australia - great barrier reef - backpacking around the world in 333 days
go to outl4w.tv
around the world in 333 days

REPORT 19 - March 2001

Australia
The Great Barrier Reef

Stretching for over 2000kms, the Great Barrier Reef is as famous as it is spectacular. Running down nearly half of Australia's East coast, this fantastic underwater wonderland promises the supreme aquatic experience. Graceful turtles, daunting sharks, slippery rays and some of the most vivid coral and beautiful fish in the world lie only feet beneath the surface. Setting off from Cairns, we chose to spend 3 days on a 'floating hotel', stationed on the reef, to fully explore this natural phenomenon.

With Jon already being a certified diver, he was anxious to see some serious diving action and with me being a bit of a wimp, I was anxious to stay safely above the water with a mask and snorkel, but luckily, we found a tour that catered for both of our needs. Over the 3 days, Jon was to do 8 dives and 1 night dive (he had to pay a little more than me) and I had unlimited snorkelling. To get to the reef from Cairns takes around 2 hours. We were jetted out on a small speedboat and then crossed over to the main boat that is anchored on the reef permanently, only moving between sights.

On the boat, Jon and the other divers had to sort out medical forms, so my snorkelling buddy and I grabbed our masks and flippers and took the plunge; anxious to see the famous reef. In fact, I was in such a hurry, I forgot to put sun cream on my back and backs of my legs. A mistake I was to regret. Only having been snorkelling once before, I was a bit apprehensive and on putting on my flippers, I immediately felt like I should have had a custard pie close to hand, but as soon as I got in the water and made my first sighting of a majestic parrot fish, all else was forgotten.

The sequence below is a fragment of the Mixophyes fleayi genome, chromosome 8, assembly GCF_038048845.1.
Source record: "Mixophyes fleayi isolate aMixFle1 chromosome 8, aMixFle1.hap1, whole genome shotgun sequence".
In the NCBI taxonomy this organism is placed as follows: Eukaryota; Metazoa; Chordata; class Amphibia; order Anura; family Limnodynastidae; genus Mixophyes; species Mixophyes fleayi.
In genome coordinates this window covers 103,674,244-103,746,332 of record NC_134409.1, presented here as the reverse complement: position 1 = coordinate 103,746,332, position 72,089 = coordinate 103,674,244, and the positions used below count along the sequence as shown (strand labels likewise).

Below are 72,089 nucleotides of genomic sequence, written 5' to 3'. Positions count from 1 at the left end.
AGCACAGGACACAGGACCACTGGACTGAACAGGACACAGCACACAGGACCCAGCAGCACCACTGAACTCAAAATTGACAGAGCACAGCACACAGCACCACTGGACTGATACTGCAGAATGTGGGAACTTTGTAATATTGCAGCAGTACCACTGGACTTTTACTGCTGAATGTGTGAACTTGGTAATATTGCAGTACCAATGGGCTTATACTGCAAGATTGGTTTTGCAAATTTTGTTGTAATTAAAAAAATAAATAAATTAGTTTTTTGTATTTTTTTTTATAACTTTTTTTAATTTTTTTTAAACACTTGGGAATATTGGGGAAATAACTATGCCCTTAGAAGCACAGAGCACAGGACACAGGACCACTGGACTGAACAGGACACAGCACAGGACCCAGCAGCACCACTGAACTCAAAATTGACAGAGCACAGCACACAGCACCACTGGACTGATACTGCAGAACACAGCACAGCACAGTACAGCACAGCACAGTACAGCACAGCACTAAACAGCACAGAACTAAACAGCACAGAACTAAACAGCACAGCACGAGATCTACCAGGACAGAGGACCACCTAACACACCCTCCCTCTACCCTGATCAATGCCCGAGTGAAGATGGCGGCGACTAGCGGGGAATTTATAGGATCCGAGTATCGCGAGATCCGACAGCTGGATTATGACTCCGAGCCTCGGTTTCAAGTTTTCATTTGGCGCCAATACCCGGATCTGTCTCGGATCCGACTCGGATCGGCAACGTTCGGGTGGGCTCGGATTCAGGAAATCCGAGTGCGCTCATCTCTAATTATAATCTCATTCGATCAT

I felt like I had stepped through a trapdoor and landed in a mystical and fanciful underwater world. It's hard to imagine when looking at the surface that what lies beneath such an ordinary looking sea is one of the most fantastic sights I have ever seen. The colours of the coral were such magnificent vivid shades of pinks, purples and yellows. I had only been in the water for around 10 minutes when I was lucky enough for a manta ray to decide to glide past me. It looked like a huge bat and was at least a metre long- a magnificent sight. Of course, I'd forgotten to bring the camera in all the excitement. Doh!

By the time I was out of the water, Jon had returned from his first dive and even his startled expression didn't make me realise that I looked like a very embarrassed lobster. It didn't hurt I told him. 2 hours later and particularly the morning after it was a different story. I soon forgot about the pain however when on my early morning snorkel we were treated to a breathtaking sight: a turtle swimming only feet away. I felt extremely privileged to be able to witness such a fantastic animal in its natural habitat. Swimming along I sometimes found myself surrounded by hundreds of fish, a giant aquarium just waiting to be explored.